Sumptuous Sangiovese: On Chianti and How the Italians Do it Better

Surely there is nothing wrong with a bit of alliteration if I get to use the word ‘sumptuous’ next to ‘Sangiovese’? The sultry grape variety of Sangiovese (and the wines produced from it) provides yet another example of how the Italians do everything–or many things–better.

The name Sangiovese comes from sanguis (Latin for ‘blood’) and Jove (blood of Jove), suggesting a long history of this grape and wine in Tuscany. Sangiovese is indeed important to the Tuscans. As Frances Mayes notes in Bella Tuscany, even though Sangiovese wines have “an essential grape taste” in common, “Tuscans can discuss endless shades of difference far into the night.” Perhaps this is something the Italians do do better into the night.

Tuscan Sangiovese at the end of August

Sangiovese is one of my favourite wines to order in a restaurant. I like saying “Sangiovese” and fantasising briefly that I can actually speak Italian. But, more than that, I like drinking Sangiovese with pizza and pasta, two foods I could not live without.

Sangiovese is an earthy red wine with strong tannins and sour cherry and blueberry notes that I love. It’s also high in acidity and so it pairs well with Italian tomato sauces.

I think Chianti is an Italian wine most non-Italians know. Chianti is Sangiovese, and quite possibly I could also say Sangiovese is Chianti, although Sangiovese is also the grape variety used to make other wines in Tuscany and throughout central and southern Italy.

Sangiovese growing in Chianti Classico

The Chianti area, which is outside Florence, is Sangiovese’s spiritual home. It is where Sangiovese perhaps belongs, where it has been enjoyed for centuries, and is one of the most recognisable landscapes in the world.

The hazy rolling hills of Chianti are unmistakable, warm, and welcoming. They lure you in to live like a Tuscan, even if only for a day. They entice you to smell the figs in the summer air, drive past rows of open sunflowers and listen to the hum of the bees.

The scooter life is the good life.

Chianti is Italy’s most exported wine and I quite like it, but Chianti Classico, with the black rooster on the bottle neck, is a more prestigious wine produced from grapes grown in the area designated Chianti Classico, which is enveloped by Chianti.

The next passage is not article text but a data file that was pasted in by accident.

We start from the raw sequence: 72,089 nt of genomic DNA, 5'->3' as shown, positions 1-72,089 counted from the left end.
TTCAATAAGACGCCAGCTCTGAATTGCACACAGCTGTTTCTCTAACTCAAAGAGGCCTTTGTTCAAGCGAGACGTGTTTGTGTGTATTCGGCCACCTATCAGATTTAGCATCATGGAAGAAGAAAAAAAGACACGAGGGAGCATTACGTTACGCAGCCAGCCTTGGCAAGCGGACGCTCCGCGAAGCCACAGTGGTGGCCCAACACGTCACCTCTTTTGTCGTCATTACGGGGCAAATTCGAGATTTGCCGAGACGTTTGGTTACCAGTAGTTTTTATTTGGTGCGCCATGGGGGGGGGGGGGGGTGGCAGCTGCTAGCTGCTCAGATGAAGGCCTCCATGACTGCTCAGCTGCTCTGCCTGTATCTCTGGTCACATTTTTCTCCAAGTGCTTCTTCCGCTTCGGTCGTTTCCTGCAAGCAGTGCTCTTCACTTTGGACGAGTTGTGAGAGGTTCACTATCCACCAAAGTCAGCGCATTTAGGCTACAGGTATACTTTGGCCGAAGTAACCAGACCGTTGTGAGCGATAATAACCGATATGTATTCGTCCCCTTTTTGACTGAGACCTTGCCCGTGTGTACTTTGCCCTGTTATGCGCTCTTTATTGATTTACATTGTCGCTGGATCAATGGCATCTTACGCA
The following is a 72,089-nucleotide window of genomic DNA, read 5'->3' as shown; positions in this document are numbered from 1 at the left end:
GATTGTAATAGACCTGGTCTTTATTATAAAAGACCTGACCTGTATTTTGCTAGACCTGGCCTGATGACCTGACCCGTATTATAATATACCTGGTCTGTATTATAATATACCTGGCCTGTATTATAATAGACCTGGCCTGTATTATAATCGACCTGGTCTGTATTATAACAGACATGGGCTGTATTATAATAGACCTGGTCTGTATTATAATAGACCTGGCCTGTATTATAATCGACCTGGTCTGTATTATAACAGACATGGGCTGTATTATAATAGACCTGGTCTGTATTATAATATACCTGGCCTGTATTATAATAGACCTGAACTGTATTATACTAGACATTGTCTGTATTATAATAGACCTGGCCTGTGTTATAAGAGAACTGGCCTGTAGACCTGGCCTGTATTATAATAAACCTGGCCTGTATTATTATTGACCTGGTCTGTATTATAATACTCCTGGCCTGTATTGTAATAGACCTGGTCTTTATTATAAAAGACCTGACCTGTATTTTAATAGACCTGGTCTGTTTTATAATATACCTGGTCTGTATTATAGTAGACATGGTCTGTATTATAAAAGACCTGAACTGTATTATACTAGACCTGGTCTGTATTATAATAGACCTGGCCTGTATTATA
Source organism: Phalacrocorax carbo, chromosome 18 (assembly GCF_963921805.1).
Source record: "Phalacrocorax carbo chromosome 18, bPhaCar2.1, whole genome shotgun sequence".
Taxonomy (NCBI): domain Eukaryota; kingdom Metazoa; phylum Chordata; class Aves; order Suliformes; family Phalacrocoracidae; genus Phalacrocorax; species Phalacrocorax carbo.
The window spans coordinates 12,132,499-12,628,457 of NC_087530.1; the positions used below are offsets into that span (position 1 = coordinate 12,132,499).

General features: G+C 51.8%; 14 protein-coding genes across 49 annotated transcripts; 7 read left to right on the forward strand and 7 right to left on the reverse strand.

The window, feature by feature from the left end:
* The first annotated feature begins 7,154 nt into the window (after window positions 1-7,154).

Although Sangiovese is now grown in other parts of the world, including the U.S.A., Argentina, and Australia, the Italian’s really do have a way with this much-loved grape variety. Having said that, an international influence on Sangiovese production on the Tuscan coast has resulted in my favourite wines made from Sangiovese: the Super Tuscans.

Ruffino’s Super Tuscans add extra sweetness to la dolce vita.

Super Tuscans are made from Sangiovese blended with international, Bordeaux grape varieties (such as Cabernet Sauvignon, Merlot, and Syrah). I first tasted Super Tuscans in Tuscany and they were of such good quality that their finish still lingers in my mind.

The Super Tuscans made such an impression on me. They reminded me that life needs to be infused with pleasure as well as meaning. As I enjoyed Super Tuscans with cheese and new friends looking out to Florence, I thought the Italians really do do it better. And by ‘it’, I mean enjoying life.

Feature photo: View from Castello di Gabbiano

More about Christina

I am a psychology scholar interested in what makes life both pleasurable and meaningful. I suppose I am an epicurean in the sense that I like good food and wine; but, like the philosopher Epicurus, who actually advocated for tranquility, my international wine and food adventures are more about finding peace than anything else. They are about connecting with others, connecting with the earth, and practising self-compassion. My favourite grape variety is Nebbiolo, I love the way poetry expresses our common humanity, and I believe it's possible to find love in each micro-moment of life. So perhaps it was inevitable I would create this site called Falling in Wine.

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